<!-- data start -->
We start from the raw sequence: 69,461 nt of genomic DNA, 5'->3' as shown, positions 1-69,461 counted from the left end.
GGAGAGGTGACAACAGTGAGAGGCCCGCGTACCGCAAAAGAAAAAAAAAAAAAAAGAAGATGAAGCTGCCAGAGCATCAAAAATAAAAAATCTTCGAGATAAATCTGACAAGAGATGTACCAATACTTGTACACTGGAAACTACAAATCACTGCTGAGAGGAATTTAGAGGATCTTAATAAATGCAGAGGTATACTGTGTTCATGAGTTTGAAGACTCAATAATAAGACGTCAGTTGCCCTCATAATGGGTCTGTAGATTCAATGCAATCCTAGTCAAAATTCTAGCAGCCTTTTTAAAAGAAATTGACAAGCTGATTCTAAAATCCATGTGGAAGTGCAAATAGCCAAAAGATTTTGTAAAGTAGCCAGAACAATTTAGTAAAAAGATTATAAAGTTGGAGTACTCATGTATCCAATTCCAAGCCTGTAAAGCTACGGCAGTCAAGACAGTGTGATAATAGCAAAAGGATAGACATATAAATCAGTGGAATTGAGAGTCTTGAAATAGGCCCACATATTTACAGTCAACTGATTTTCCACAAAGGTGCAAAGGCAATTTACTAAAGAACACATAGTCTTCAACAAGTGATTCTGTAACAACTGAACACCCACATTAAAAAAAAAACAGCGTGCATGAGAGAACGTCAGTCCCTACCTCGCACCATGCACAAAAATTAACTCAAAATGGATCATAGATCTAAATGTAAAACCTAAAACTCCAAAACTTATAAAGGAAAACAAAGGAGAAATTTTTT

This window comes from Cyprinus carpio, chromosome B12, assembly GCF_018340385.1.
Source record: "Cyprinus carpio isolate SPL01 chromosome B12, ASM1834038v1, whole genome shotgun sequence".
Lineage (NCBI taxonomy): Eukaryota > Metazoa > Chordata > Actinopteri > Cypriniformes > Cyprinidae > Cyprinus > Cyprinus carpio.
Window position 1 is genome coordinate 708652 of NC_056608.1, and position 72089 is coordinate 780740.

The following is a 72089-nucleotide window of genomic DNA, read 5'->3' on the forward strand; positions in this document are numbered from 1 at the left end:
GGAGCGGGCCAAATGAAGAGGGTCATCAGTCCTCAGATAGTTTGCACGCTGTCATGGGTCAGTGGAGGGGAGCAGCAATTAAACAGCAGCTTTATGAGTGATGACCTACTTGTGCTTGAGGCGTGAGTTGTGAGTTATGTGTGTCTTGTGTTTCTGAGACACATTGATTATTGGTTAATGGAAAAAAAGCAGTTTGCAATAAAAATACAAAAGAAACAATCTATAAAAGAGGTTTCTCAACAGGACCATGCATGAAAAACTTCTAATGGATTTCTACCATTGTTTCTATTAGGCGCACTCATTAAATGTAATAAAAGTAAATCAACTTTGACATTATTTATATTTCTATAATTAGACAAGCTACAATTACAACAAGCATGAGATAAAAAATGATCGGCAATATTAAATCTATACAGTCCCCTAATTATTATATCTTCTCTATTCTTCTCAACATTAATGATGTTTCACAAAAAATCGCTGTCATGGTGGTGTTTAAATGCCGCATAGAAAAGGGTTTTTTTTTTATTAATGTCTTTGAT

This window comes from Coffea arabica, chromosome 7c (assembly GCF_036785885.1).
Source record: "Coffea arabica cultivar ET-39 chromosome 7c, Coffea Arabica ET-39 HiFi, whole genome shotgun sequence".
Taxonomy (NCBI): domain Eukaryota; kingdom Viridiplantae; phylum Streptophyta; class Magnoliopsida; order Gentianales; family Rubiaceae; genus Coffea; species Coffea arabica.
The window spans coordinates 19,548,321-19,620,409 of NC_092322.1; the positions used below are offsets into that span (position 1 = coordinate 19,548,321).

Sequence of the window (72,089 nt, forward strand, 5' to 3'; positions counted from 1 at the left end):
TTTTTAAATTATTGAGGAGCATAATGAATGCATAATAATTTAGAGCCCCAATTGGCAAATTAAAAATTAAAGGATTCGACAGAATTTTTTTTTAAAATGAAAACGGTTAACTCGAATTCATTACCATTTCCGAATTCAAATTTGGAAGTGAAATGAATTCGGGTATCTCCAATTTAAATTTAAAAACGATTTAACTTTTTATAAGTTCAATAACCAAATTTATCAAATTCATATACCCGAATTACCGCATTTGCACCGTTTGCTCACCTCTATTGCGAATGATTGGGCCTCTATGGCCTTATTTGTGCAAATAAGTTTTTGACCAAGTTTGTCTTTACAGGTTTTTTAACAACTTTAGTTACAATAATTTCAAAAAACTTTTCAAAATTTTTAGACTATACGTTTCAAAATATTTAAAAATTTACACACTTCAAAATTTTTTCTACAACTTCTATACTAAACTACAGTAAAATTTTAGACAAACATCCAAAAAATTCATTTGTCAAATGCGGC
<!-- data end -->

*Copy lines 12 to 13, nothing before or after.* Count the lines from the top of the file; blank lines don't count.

The window spans coordinates 19,548,321-19,620,409 of NC_092322.1; the positions used below are offsets into that span (position 1 = coordinate 19,548,321).

Sequence of the window (72,089 nt, forward strand, 5' to 3'; positions counted from 1 at the left end):